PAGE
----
`SMON was a Japanese disease of the nervous system that is the subject of litigation in which medicines containing clioquinol, used for the treatment of intestinal infections, are implicated as the cause of the disease ... Approximately 10,000 SMON cases have been reported from authoratitive sources covering the 15 years since SMON existed in Japan. But three-quarters of the patients suffered from other, often grave, diseases including cancer and tuberculosis, and in the 900 SMON patient deaths, such disease must have been relevant. These figures from Japan are in marked contrast to those from the rest of the world. In 40 years experience by millions of people, not one single death and only 40 to 60 cases have been reported which have any resemblance to SMON. Correctly used in products such as Entero-Vioform and Mexaform, clioquinol combines medical value with safety. CIBAGEIGY therefore continues to make them available.'

Not everyone agrees with the company's complacency about continuing sales of the drug. `This is CIBA-GEIGY's version of one of the greatest drug scandals of our time' commented Dr. Olle Hansson a prominent Swedish opponent of the drug, in a New Scientist article.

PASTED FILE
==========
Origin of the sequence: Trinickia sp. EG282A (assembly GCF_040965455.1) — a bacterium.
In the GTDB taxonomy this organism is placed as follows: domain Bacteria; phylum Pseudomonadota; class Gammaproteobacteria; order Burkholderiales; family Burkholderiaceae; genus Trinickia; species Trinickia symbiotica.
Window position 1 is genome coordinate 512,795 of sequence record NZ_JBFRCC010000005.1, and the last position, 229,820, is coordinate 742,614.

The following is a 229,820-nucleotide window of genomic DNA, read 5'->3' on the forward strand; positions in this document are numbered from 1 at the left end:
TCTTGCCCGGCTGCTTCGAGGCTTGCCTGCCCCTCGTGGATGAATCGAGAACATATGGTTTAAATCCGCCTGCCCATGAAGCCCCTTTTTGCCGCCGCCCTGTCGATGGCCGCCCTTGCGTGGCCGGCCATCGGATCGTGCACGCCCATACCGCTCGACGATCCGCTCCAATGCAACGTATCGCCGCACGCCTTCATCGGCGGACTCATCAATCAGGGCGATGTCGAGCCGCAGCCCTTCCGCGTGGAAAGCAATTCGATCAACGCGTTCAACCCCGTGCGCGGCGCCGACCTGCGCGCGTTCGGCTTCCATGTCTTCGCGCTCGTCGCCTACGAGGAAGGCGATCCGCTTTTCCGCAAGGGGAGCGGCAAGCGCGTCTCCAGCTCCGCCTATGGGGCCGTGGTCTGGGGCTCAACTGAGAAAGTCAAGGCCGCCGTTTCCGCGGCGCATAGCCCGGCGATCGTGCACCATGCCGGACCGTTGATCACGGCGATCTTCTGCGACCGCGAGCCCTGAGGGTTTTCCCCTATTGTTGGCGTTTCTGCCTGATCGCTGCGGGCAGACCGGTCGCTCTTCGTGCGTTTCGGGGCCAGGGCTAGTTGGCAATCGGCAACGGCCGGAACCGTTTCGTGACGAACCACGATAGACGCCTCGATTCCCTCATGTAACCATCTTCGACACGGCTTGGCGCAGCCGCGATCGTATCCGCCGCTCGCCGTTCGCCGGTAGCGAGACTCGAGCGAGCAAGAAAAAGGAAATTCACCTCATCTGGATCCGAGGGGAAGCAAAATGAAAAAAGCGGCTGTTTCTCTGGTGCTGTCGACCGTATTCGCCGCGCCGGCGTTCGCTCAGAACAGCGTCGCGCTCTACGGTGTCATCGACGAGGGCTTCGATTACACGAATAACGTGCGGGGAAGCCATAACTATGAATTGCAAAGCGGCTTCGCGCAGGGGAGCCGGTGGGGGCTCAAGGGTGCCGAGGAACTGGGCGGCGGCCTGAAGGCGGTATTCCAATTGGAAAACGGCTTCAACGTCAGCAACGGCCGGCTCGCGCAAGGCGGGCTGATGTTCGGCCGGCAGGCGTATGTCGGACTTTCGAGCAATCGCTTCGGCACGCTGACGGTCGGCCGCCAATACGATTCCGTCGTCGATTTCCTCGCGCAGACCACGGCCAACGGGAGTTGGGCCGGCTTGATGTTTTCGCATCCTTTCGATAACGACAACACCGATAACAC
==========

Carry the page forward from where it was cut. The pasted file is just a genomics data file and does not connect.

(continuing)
The story of clioquinol goes back to the beginning of the century when it was introduced - by CIBA - as a powder to put on wounds. In 1934 it was sold for oral use as a remedy for one of the vaguest and commonest complaints - traveller's tummy or holiday diarrhoea. Because of its apparently wide application to what The Lancet has called that `nebulous ragbag' of symptoms, sales climbed steadily. Meanwhile, a groundswell of medical opinion was rising against it - `just placebos' said the British Medical Journal in 1976.

Suspicions that clioquinol had a more sinister side had begun to creep in during the 1960s when a Swiss vet reported to CIBA that several dogs which had been treated with Entero-Vioform had succumbed to fatal epileptic fits. In the vet's view, the cause of the fits was clioquinol. Similar worries had ariseninCIBA's own laboratories. Two years later the company issued a warning to veterinarians. Commenting on this history during the ruling on compensation to Japanese men and women disabled by the drug, the Tokyo District Court declared `the company circulated a warning amongst veterinarians not to use this drug in treatment. However, although these drugs were produced for human use, they not only did not take any measures to warn about the dangers of use by humans, but also they continued to stress, thereafter, the safety of Entero-Vioform and Mexaform in Japan - which can only be considered deplorable.'